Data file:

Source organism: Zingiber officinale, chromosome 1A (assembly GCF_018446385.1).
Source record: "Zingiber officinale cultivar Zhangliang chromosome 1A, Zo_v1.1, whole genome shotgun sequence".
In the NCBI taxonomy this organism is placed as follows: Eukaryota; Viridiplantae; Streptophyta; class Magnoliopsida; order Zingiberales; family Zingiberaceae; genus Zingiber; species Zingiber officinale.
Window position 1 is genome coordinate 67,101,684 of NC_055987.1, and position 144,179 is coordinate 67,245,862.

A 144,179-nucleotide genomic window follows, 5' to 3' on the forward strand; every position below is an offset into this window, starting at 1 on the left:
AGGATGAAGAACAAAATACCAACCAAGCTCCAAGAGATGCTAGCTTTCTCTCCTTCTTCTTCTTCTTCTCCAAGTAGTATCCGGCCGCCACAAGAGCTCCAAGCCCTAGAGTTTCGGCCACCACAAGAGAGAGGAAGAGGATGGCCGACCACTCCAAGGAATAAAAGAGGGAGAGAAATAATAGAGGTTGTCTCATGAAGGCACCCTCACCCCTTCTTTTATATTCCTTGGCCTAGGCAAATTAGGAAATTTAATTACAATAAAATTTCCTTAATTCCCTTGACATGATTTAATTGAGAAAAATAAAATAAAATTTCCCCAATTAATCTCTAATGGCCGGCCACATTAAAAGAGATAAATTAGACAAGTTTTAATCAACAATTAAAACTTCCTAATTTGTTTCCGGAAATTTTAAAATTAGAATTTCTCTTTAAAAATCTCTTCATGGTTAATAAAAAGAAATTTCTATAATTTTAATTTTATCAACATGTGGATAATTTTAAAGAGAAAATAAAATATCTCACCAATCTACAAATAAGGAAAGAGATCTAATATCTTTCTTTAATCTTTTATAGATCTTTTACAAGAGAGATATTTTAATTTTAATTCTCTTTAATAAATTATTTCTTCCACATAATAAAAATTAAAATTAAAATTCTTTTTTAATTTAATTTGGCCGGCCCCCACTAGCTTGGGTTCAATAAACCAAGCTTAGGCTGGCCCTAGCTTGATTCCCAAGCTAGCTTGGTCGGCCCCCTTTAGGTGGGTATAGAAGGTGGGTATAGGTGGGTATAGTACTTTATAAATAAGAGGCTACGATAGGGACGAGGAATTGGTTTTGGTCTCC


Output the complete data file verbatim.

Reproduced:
Source organism: Zingiber officinale, chromosome 1A (assembly GCF_018446385.1).
Source record: "Zingiber officinale cultivar Zhangliang chromosome 1A, Zo_v1.1, whole genome shotgun sequence".
In the NCBI taxonomy this organism is placed as follows: Eukaryota; Viridiplantae; Streptophyta; class Magnoliopsida; order Zingiberales; family Zingiberaceae; genus Zingiber; species Zingiber officinale.
Window position 1 is genome coordinate 67,101,684 of NC_055987.1, and position 144,179 is coordinate 67,245,862.

A 144,179-nucleotide genomic window follows, 5' to 3' on the forward strand; every position below is an offset into this window, starting at 1 on the left:
AGGATGAAGAACAAAATACCAACCAAGCTCCAAGAGATGCTAGCTTTCTCTCCTTCTTCTTCTTCTTCTCCAAGTAGTATCCGGCCGCCACAAGAGCTCCAAGCCCTAGAGTTTCGGCCACCACAAGAGAGAGGAAGAGGATGGCCGACCACTCCAAGGAATAAAAGAGGGAGAGAAATAATAGAGGTTGTCTCATGAAGGCACCCTCACCCCTTCTTTTATATTCCTTGGCCTAGGCAAATTAGGAAATTTAATTACAATAAAATTTCCTTAATTCCCTTGACATGATTTAATTGAGAAAAATAAAATAAAATTTCCCCAATTAATCTCTAATGGCCGGCCACATTAAAAGAGATAAATTAGACAAGTTTTAATCAACAATTAAAACTTCCTAATTTGTTTCCGGAAATTTTAAAATTAGAATTTCTCTTTAAAAATCTCTTCATGGTTAATAAAAAGAAATTTCTATAATTTTAATTTTATCAACATGTGGATAATTTTAAAGAGAAAATAAAATATCTCACCAATCTACAAATAAGGAAAGAGATCTAATATCTTTCTTTAATCTTTTATAGATCTTTTACAAGAGAGATATTTTAATTTTAATTCTCTTTAATAAATTATTTCTTCCACATAATAAAAATTAAAATTAAAATTCTTTTTTAATTTAATTTGGCCGGCCCCCACTAGCTTGGGTTCAATAAACCAAGCTTAGGCTGGCCCTAGCTTGATTCCCAAGCTAGCTTGGTCGGCCCCCTTTAGGTGGGTATAGAAGGTGGGTATAGGTGGGTATAGTACTTTATAAATAAGAGGCTACGATAGGGACGAGGAATTGGTTTTGGTCTCC